Everything you need to know about Alabama rot

What is Alabama rot?

Alabama rot, otherwise known as Cutaneous and Renal Glomerular Vasculopathy (CRGV), is a disease affecting dogs by causing damage to the skin and kidney's blood vessels.

This can cause small blood clots to form resulting in blockages that can lead to damage of the affected tissue. This damage causes visible ulceration in the skin, but when the kidney is affected it can lead to severe organ dysfunction and ultimately kidney failure.

What causes Alabama rot?

Dogs love walkies!

Currently, the cause of the disease is unknown.  Since December 2012, a small number of cases have been seen throughout the UK.

Unfortunately, there are currently no known causes for the disease, although research is ongoing.

We do know that most reports come from pet owner who walk their dogs in the countryside, and that most cases are reported during winter and spring, but the specific cause is unknown. Generally cases are rare in the summer months, compared to the colder months.

Should I be worried about my dog contracting Alabama rot?

The number of cases reported in the UK is extremely low and so there is little reason to be worried. Thousands of dogs are walked in the countryside every day and it is important to remember that only a very small amount of dogs have been affected.

What symptoms of Alabama rot should I look for?

The appearance of skin sores not caused by a known injury is a symptom of Alabama rot. In typical cases, skin legions have appeared below the knee or elbow and occasionally on the face or at the bottom of the chest or abdomen.

There may be visible swelling, a red patch or a defect in the skin (perhaps an ulcer). Otherwise, reduced appetite, drinking more, vomiting and lethargy are signs of acute kidney injury.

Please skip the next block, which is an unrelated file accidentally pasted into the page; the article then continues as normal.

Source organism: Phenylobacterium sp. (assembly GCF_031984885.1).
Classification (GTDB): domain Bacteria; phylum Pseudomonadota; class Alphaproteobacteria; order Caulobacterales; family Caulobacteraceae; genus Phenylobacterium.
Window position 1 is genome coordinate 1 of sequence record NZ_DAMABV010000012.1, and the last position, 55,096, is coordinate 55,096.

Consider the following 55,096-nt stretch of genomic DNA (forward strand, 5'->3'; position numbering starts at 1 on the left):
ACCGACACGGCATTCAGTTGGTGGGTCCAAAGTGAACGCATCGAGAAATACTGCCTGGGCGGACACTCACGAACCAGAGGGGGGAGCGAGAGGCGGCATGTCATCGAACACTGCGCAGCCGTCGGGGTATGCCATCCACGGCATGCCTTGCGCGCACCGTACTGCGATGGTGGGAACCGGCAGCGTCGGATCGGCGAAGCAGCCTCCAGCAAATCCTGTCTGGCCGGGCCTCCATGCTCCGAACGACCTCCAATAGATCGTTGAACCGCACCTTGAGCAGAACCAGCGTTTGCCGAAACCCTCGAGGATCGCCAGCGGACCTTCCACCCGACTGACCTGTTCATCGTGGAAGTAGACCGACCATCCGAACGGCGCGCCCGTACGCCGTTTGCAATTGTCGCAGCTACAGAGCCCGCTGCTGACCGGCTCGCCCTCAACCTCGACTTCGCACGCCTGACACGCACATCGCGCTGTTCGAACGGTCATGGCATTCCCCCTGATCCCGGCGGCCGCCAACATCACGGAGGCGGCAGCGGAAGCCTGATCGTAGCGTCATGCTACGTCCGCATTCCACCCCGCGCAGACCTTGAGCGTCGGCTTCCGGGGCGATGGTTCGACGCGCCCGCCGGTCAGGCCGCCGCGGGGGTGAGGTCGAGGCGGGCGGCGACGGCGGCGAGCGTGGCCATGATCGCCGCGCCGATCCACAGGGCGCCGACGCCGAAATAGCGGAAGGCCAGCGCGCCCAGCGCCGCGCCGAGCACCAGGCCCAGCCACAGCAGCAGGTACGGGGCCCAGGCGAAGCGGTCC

Remember, the majority of visible skin lesions will not be caused by Alabama rot disease while most cases of kidney failure will be a result of another cause.

Can I do anything to avoid Alabama rot?

While it is extremely difficult to give advice about how to avoid Alabama rot, it is advisable to wash of all mud following a wet and muddy walk, especially through woodland. At this stage however, there is no proof that this is necessary or indeed helpful.

What should I do if my dog is showing signs of Alabama rot?

Dog asleep in a dog bed © RSPCA

If you are concerned that your dog may be suffering, we urge that you to contact your vet immediately for further advice. If affected, early recognition and aggressive management is likely to have the best result.

Once again, we would like to stress that the threat is very low, and while there may be an environmental trigger, we cannot confirm that some areas are safer than others.

Owners have no need to panic and can visit specialist vets Anderson Moore for more information and if they wish can contribute to furthering research at The Alabama rot Research Fund(ARRF).

Did you find this useful?